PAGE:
During his time here at UNT, he developed the Center for Chamber Music supported by the Dean of the College of Music, Dr. James Scott. Dr. Papich believed that Chamber Music needed to be more of a priority at UNT. The program started with a piano trio that turned out to be very successful. The trio competed for, and won the Plowman Chamber Music Competition, Colbourn Chamber Competition, and Fischoff Chamber Music Competition.

This primary success has evolved into what chamber music at the University of North Texas is today. Chamber music at UNT currently enrolls over 200 students every semester. Out of those students, 17 musicians are chosen for the Center for Chamber Music Studies. The Center for Chamber Music Studies is comprised of a woodwind quintet, piano trio, brass quintet, and a string quartet. Every week, coaches listen to these groups and there is a final performance every semester. The goals for these ensembles are that when the musicians graduate and leave to go on in the professional world of music, they are capable of being in a chamber group, and know how to efficiently work as a musician and person. They do this by not only teaching students how to play certain pieces, but why we play the pieces the way we do and how to appropriately give our own interpretation.

As we drew closer to the end of the interview, we asked what his thoughts were on the past 48 years of teaching. “It’s been a good job for me”, he said. “The whole concept of growing from two students to thirty students is just amazing. I’m so proud.” He then said, “I feel like I’ve established a good thing, and whoever took over for me would benefit from it. I’ve had the pleasure of watching this enormously talented young lady (Dr. Dubois) follow me, and do a better job than I ever could have.”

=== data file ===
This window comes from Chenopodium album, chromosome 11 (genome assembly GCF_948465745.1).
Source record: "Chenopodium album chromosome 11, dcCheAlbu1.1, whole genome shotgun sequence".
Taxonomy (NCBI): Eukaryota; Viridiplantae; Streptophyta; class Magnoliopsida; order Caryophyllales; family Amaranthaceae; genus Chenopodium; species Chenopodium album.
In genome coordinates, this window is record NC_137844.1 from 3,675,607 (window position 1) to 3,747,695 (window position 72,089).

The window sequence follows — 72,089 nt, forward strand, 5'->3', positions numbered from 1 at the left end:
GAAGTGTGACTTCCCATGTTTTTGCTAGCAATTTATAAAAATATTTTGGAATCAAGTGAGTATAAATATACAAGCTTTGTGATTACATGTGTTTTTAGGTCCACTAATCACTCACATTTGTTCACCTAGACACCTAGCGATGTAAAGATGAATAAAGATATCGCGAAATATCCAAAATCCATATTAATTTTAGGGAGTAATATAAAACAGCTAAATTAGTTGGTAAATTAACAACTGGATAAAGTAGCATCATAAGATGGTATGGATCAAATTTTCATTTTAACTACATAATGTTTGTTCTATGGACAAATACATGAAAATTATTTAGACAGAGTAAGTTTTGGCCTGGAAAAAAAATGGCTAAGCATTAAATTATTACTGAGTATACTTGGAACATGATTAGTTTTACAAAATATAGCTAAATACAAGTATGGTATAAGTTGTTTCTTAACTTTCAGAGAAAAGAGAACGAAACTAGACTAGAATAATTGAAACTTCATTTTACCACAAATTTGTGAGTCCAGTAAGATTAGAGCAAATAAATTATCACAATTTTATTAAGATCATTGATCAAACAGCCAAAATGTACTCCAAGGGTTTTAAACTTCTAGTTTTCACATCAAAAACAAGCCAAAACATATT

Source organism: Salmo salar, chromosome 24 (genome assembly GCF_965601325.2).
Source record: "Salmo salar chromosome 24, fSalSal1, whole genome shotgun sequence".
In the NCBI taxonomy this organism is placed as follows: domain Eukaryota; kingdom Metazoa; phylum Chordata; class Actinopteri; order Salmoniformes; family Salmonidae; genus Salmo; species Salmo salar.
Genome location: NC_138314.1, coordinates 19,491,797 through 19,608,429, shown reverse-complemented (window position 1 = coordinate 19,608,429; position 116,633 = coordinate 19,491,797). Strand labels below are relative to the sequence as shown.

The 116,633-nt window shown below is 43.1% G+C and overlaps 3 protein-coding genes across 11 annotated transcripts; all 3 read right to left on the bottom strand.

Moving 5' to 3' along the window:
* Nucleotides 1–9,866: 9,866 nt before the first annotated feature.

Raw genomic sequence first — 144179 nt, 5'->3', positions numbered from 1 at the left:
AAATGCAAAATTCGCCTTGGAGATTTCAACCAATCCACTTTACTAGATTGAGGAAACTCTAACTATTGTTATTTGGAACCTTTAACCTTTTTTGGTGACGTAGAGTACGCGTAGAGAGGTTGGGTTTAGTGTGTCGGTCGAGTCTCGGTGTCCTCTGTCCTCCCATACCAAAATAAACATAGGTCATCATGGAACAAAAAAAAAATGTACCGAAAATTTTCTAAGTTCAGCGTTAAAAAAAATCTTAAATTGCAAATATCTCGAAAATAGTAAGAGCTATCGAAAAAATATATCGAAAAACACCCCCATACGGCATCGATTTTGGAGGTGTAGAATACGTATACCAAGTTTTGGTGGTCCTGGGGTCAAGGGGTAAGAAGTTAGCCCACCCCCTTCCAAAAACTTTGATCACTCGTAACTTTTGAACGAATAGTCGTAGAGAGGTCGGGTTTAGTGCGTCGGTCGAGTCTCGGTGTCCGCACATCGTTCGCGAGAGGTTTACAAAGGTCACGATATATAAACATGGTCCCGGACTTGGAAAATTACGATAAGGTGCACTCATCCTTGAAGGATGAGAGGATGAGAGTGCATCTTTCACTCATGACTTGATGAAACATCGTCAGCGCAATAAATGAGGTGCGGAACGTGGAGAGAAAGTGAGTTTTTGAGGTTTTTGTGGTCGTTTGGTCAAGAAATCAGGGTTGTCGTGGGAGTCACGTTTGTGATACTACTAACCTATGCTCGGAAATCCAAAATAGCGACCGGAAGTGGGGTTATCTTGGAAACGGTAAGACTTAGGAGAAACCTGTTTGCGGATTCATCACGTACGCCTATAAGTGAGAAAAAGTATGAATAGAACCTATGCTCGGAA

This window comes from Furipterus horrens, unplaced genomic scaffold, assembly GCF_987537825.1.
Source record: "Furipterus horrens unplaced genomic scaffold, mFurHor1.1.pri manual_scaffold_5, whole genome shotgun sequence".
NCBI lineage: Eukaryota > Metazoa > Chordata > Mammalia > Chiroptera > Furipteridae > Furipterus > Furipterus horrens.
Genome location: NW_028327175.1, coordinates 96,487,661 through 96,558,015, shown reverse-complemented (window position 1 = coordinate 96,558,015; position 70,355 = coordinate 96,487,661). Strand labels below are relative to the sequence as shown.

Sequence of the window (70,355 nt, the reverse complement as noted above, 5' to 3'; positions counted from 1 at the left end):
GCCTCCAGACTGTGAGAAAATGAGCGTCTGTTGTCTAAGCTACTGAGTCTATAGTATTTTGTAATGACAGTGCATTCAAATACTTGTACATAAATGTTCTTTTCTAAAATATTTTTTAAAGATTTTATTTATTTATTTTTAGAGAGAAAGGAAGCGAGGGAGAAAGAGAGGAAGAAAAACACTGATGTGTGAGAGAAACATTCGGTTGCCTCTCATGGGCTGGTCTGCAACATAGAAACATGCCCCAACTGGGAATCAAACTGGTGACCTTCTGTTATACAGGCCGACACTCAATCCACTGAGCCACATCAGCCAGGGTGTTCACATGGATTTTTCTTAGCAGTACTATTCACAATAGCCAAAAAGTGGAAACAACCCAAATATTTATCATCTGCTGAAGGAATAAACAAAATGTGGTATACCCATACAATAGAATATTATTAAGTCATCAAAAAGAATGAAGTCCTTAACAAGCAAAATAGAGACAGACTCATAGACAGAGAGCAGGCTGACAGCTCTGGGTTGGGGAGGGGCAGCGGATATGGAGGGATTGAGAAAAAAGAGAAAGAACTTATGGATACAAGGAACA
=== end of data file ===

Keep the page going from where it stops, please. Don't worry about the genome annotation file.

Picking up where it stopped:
When asked what were some of his favorite memories, the amount far surpassed the appropriate length of this article and I have been hard pressed to choose just one to give you insight into the personality of this amazing teacher, man, and musician. It was very clear that he has had a great time here, and true to his humorous personality, has proved to be quite a jokester. He said, “There are plenty of musical memories and then there are some that are just plain fun.” One time at a performance of Tchaikovsky’s Nutcracker, in between the two acts, Phil Lewis (one of UNT’s Violin Professors) chained and locked up Dr. Papich’s viola. When Dr. Papich asked Mr. Lewis to unlock it, he said that he didn’t have a key. So, Dr. Papich had to find a janitor to cut the chain. In return, Dr. Papich grabbed Mr. Lewis’s violin, and hung it up on Lewis’ dartboard. Dr. Papich then proceeded to put darts all around the violin. He remarked that it was very pleasant to have their offices next to each other because he heard a big scream when Mr. Lewis returned to his office. “We lived in a different time. Everyone wasn’t so serious back then. It was a special time”, Papich said.

Dr. Papich has clearly done a multitude of wonderful things in his lifetime for UNT, and more importantly his students. He has touched so many people with his humor, dedication, knowledge, and love. I am so honored to have met him and thankful to him for passing his knowledge onto me and many others.

 

Until next time,

Ruben Balboa III